Sunday, June 14, 2009

Plotter or Pantser

I had a totally different post written for today, but something happened pissed me off so bad I had to write about it. On one of the loops I’m on a discussion turned to plotting and flying by the seat of your pants – aka pantser. One person really irked me. She gave great detail why she’s a plotter (all valid I must say), but then she closed with. I’ve come to realize that plotters are professionals and pantser's are only writing for hobby.
Hold on; hit the rewind button on that. Hobby? I don’t park my butt down every day (before going to my full time job) to pump out 1k words for a HOBBY! I took offense to that. I’m a pantser by every sense of the word. I get an idea from a line in a song, a character on television, or someone I see out on the street, and then I run with it.
Take my current WIP for instance. The heroine is waiting for a pizza to be delivered when someone knocks at her door. She’s expecting the delivery boy, not some gorgeous guy. The hero has gone to the wrong apartment. That’s all I had to start with. Nothing special.
As I sat and wrote the story I couldn’t believe the twist and turns that have sprung to life. This is going to be a pretty cool romantic suspense. Oh, BTW, it started out as a straight contemporary romance. So, you see for me flying by the seat of my pants works.
Here’s another point. Recently I had to write a synopsis for a short story. I didn’t want to write the full story if the editor didn’t feel it would fit her current anthology. She loved the idea and asked me to write it. I knew the beginning, middle and end. Great, right?
Wrong!
I’m struggling with getting the words down on paper. In fact, I secretly think this story sucks big time. I’ll know better when I go back to edit. The point is I plotted this one. Maybe it’s in my head, maybe not. All I know is for right now pantsing seems to work for me. When I try to deviate from this I get stuck. Maybe some time in the future that will change and I’ll become a plotter, but for now I’m sticking with what works. Oh, and on a final note. This November I’ll have seven books out. Not bad considering I landed my first contract last December. I’d say not too shabby for a hobbyist?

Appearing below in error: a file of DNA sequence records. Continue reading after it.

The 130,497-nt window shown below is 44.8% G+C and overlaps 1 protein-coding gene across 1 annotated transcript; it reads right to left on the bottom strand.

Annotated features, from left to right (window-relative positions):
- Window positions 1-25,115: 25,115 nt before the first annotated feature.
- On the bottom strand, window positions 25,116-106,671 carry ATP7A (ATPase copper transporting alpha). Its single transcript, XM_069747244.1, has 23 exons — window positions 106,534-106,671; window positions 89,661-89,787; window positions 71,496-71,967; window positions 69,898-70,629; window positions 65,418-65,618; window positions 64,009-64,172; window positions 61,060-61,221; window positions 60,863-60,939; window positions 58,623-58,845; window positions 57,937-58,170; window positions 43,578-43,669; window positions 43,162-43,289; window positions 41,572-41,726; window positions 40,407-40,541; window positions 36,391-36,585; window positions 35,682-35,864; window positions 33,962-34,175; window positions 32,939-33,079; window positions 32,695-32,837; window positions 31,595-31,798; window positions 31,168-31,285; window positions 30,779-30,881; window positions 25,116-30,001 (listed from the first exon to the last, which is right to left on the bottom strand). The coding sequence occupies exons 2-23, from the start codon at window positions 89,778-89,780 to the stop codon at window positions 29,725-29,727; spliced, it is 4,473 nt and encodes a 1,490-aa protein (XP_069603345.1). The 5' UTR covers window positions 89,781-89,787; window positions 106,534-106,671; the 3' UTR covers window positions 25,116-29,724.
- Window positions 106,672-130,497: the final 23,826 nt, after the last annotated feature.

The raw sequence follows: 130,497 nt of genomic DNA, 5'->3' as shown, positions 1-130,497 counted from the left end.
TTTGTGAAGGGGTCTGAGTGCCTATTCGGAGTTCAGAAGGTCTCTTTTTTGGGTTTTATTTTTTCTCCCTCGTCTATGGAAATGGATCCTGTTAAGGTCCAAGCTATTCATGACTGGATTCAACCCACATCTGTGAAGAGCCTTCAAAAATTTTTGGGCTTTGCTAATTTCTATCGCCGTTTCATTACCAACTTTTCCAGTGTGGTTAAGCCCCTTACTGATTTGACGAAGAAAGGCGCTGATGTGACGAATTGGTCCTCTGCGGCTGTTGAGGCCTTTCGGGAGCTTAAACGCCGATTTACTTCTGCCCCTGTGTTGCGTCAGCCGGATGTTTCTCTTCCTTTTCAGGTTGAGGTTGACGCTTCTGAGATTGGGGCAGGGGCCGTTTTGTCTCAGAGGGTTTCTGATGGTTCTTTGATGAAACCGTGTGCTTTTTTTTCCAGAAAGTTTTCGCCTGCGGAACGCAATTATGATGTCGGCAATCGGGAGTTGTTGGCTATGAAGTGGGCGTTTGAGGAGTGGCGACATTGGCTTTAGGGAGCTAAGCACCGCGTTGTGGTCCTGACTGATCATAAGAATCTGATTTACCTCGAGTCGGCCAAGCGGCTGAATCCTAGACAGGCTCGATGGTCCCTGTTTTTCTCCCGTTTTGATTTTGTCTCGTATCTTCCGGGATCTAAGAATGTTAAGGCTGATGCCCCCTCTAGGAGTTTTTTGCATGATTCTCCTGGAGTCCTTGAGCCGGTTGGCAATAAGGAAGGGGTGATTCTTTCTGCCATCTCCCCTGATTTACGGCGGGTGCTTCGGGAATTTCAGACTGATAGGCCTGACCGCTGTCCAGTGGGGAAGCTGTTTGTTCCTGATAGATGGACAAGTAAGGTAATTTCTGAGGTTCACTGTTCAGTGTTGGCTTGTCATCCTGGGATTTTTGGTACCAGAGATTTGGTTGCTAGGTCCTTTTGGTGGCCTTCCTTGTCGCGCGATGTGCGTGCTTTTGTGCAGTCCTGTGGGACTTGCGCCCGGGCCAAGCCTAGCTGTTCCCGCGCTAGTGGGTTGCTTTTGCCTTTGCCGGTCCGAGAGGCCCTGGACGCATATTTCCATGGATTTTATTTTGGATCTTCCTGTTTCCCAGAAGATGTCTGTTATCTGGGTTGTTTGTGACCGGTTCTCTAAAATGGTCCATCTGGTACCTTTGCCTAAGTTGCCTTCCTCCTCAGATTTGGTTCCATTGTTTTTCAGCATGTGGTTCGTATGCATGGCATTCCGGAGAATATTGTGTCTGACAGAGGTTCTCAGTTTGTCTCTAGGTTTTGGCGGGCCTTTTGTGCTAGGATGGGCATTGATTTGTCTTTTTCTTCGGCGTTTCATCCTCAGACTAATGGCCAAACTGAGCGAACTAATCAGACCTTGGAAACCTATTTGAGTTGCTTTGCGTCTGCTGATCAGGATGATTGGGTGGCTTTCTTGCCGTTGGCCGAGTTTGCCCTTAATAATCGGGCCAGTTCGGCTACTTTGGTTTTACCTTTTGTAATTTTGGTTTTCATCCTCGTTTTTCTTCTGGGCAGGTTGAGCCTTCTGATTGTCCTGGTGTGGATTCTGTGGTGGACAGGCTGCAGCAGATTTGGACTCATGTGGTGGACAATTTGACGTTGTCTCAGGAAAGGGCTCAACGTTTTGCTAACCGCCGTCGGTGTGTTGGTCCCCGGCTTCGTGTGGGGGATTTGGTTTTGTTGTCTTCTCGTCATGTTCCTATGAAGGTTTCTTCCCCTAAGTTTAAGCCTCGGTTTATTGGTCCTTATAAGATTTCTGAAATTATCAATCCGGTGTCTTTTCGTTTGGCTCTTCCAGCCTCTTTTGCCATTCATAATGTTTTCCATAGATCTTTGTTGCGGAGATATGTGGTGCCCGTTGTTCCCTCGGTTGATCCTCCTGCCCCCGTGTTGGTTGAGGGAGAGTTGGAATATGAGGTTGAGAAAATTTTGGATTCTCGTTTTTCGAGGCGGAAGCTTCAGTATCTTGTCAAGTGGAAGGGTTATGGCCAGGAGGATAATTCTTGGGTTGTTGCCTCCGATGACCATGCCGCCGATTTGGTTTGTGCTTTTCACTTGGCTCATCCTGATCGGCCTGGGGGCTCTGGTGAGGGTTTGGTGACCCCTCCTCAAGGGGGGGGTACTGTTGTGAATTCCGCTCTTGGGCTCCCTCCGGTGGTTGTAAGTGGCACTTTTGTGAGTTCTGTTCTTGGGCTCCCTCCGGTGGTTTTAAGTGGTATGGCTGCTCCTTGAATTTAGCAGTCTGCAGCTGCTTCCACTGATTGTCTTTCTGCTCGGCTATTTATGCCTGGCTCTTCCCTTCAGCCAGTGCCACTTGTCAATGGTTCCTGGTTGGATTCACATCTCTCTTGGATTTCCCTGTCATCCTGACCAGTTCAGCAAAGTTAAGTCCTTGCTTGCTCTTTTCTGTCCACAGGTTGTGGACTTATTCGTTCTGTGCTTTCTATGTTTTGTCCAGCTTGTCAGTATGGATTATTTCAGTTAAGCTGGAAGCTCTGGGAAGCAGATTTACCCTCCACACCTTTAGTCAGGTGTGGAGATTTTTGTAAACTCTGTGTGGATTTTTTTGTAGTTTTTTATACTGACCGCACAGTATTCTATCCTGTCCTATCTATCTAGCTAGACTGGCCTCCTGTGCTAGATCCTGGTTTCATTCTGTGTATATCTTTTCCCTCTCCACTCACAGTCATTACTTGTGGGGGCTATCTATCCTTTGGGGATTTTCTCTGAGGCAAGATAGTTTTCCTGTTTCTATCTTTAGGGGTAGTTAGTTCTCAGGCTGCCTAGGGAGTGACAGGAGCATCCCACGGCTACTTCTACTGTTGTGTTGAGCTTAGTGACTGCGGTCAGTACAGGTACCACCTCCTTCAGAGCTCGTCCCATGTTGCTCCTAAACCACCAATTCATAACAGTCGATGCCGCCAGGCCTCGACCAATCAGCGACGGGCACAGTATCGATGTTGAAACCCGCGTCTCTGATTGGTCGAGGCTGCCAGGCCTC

What’s your thought being a plotter or pantser?

22 comments:

Desiree Holt said...

Raising my hand and saying, Pantser here. After more than three years of being published, I'm STIL a pantser. Like you, Amber, I start with an idea, but the characters often take me in a different direction. I don't have a day job (retired) so I plunk MY butt in the chair for five hours a day and honey, that ain't no hobby.

Anny Cook said...

I, too, and a pantster. What I've found is that the more long term plotting, the more I feel frustrated when my characters are not at all interested in going in that direction. Instead I make notes of things as they come up that I want to include in the story--or ideas I want to incorporate.

Definitely not a hobby.

Kate Hill said...

Personally I'm more of a plotter. I like to have an outline for my stories, but I still need space to make changes and adjustments when necessary. I need wiggle room because sometimes new ideas spring up during the writing process. For me, saying "this is the outline and I'm sticking to it no matter what" puts limits on the work that can be detrimental to the characters and story. I definitely like to have an outline for the major plot points and the characters' personalities, but that's just personal choice. Maybe some people can't stand working by an outline, so whatever works for you is great. As long as you finish the story and enjoy the process it doesn't make a difference how you get there. Everyone has a different style and I don't think there is a right or wrong.